Thirdly, there was a linkage between disturbances in the Valley and the Uri incident. The strike at Uri was designed to depict a picture of chaos and total breakdown in J& K to the world at large. This suited Pakistani attempts to internationalise the Kashmir issue afresh conjointly with their diplomatic push.
Fourthly, compared to other parts of the Valley, Uri and its surrounding areas are by and large pro India. The relief and succour provided to the inhabitants by the security forces post the October 2005 earthquake is still talked about in glowing terms. In fact, they agitated for Indian Army rather than the state government to distribute the earthquake relief material. Their above average turnout during successive elections since 1989 is clearly indicative of their support for the Indian Union. By targeting Uri, the Pakistani deep state was trying to strike at this support base in an attempt to use coercion to convert them.
Similarly, the Indian response to the aggression at Uri was inevitable. A number of times in the past, whenever our soldiers became victims of such unprovoked acts, at the local level in a limited area, the Indian Army has launched punitive strikes in retaliation. Such actions are essential and important along an active LOC to keep the morale of the troops high in maintaining a dominant stance. It is a matter of regimental ‘izzat’ not to let the adversary get away without retribution.
However, it is to the credit of the current dispensation that this time the Indian Army’s response to the Uri outrage in crossing of the LOC at a number of places along a wide frontage of approximately 250 km had the firm approval and backing of the government. This is unprecedented and has buoyed up not only the army but even the public at large, some of whom still cannot believe it. People recall that crossing of the LOC was not even permitted during the Kargil War in 1999!
Aside from the punitive angle, there was also a pre emptive aspect to the Indian Army’s response. The response was designed to strike at those terrorist launch pads along the LOC in POK where a large number of terrorists had been gathered for infiltration in to J&K to carry out terrorist acts. By launching pre emptive strikes against seven of these launch pads, the Indian Army was able to prevent massive death and destruction within the country.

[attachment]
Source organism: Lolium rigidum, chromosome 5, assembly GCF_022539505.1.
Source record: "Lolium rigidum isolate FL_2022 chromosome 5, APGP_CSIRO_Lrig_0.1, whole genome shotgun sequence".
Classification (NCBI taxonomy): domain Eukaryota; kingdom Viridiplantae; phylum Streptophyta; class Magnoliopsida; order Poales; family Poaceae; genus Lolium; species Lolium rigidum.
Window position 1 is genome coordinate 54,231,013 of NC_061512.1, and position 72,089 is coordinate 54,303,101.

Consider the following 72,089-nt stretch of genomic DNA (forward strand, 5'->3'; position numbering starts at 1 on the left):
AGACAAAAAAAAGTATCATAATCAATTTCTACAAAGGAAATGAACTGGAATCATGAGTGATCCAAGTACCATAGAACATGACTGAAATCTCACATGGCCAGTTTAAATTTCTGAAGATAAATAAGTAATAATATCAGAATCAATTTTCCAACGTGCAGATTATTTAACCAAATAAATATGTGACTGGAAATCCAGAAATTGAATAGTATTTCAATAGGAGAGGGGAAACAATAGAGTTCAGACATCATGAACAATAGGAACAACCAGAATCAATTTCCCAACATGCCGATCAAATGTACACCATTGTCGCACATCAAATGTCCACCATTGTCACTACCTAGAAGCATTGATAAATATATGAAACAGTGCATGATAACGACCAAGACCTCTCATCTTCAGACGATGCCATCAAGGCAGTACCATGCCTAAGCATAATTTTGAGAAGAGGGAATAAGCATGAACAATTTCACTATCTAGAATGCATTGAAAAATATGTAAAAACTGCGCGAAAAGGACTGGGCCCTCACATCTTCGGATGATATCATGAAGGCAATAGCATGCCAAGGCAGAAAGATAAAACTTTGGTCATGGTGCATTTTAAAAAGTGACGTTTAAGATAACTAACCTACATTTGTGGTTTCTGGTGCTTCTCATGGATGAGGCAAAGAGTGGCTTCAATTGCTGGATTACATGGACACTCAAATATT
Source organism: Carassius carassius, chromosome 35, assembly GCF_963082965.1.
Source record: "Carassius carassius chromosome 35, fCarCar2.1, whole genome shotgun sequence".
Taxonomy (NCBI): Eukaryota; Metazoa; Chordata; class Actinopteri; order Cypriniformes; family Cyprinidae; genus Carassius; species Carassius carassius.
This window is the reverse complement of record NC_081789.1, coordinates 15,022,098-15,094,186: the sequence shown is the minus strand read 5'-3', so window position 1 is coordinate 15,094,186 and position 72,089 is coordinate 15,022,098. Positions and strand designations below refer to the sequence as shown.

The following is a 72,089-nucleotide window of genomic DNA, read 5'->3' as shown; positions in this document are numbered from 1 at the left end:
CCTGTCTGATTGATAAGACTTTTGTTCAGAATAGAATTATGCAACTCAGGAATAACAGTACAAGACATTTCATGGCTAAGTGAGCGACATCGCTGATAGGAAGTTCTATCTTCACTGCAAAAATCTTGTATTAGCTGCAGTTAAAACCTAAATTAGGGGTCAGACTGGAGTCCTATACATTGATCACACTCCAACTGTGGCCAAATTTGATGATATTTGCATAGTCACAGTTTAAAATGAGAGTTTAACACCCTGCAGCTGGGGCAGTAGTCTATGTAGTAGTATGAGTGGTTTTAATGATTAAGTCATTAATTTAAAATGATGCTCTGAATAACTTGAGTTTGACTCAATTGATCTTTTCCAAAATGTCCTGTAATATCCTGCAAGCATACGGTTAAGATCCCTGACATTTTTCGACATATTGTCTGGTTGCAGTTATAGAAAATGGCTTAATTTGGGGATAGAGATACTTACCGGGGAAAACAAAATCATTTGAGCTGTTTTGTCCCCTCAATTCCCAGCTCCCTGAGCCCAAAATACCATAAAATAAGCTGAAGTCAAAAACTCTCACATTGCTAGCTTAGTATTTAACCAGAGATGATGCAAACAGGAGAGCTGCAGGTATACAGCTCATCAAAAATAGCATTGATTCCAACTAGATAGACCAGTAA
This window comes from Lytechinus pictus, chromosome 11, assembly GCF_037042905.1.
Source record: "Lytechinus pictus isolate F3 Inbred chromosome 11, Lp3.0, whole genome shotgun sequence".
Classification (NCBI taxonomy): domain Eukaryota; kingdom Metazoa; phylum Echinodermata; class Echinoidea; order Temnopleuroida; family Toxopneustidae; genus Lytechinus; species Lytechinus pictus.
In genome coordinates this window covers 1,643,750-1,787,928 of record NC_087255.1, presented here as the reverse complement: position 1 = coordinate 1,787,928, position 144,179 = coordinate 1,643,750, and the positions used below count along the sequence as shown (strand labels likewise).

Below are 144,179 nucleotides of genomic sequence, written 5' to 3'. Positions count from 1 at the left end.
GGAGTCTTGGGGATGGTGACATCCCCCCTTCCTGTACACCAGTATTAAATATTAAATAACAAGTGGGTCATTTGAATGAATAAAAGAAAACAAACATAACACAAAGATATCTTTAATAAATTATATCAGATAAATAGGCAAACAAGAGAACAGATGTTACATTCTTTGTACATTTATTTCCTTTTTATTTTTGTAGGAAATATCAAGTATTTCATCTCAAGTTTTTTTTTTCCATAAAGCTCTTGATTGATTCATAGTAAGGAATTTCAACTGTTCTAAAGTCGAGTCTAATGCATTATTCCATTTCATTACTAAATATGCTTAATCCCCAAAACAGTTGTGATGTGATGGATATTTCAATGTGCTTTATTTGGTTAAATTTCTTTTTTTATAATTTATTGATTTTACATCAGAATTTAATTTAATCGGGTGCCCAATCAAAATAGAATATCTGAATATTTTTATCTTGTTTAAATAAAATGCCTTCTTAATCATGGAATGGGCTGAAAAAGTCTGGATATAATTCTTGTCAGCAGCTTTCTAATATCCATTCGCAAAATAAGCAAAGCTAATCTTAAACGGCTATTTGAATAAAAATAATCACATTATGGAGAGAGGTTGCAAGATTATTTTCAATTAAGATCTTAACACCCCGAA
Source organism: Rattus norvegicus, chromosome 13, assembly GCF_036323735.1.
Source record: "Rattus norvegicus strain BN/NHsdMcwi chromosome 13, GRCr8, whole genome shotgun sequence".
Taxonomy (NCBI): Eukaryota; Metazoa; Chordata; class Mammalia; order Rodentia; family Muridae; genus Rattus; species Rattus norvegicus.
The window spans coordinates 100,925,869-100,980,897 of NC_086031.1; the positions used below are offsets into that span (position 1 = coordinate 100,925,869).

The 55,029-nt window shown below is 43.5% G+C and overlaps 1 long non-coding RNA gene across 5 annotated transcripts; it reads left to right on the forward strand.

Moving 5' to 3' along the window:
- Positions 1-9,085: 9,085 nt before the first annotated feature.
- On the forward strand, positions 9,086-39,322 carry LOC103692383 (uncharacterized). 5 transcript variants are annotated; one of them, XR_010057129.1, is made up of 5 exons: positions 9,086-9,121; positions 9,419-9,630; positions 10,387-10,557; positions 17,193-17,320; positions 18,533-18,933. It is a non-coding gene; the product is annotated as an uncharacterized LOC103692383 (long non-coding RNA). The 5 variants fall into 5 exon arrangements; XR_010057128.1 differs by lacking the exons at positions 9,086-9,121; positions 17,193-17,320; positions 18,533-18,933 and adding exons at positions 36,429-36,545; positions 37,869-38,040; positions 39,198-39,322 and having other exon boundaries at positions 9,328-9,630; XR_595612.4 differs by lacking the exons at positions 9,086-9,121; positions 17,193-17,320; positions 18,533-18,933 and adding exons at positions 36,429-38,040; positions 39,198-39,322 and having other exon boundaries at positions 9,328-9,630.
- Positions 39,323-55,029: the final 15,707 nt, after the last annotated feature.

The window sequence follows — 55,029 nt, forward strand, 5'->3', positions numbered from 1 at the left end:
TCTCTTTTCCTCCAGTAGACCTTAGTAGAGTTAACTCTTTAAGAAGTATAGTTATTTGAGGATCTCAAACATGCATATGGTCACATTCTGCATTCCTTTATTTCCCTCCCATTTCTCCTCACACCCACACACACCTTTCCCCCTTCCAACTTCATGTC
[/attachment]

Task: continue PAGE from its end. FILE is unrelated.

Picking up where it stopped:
Few other aspects made the surgical strikes qualitatively different. One, after being executed, Pakistan and the international community were informed about them unlike clandestine terrorist acts carried out by the Pakistani deep state where perpetrators take recourse to deniability post occurrence. Two, for the first time formally crossing the LOC, the Indian Army has shifted from a purely defensive posture to an ‘offensive defence’ stance. This has resulted in enhancement of its options enabling it to carry out the fight to the adversary’s territory in self defence. Three, a synergistic approach adopted by the current dispensation combining military, diplomatic and economic power of the nation has exposed the chinks in the Pakistani armour and isolated it regionally and globally. Terrorism and nuclear ambiguity have generated a degree of distrust about Pakistani claims of it being a peace loving and responsible nation.
For far too long India has bled by the policy of ‘a thousand cuts’. The end of proxy war is nowhere in sight. A change of strategy was overdue. Thus, if Uri was inevitable, the response it has generated is equally inevitable. It signals a paradigm shift in our thinking on how to deal with such situations in the future.
The basic question on everyone’s mind is what would happen next. After all, the action reaction syndrome can keep going up the escalatory ladder and create further problems since both are nuclear powers. India, having given a professional response, has maintained dignified silence. The ball is in Pakistan’s court. It can take heed and stop the proxy war. Or it may resort to retaliation for which we in India need to be prepared.
Retaliation can be either along the LOC in J&K or in our hinterland where a major city may be targeted. The Indian Army is quite capable of responding to any aggression in J&K. Terrorist attack at Baramulla and our response on October 3 are indicative of our resolve to defend ourselves resolutely. For meeting a threat to our hinterland, the intelligence agencies as well as police and paramilitary forces have to work harder and coordinate their efforts with the military.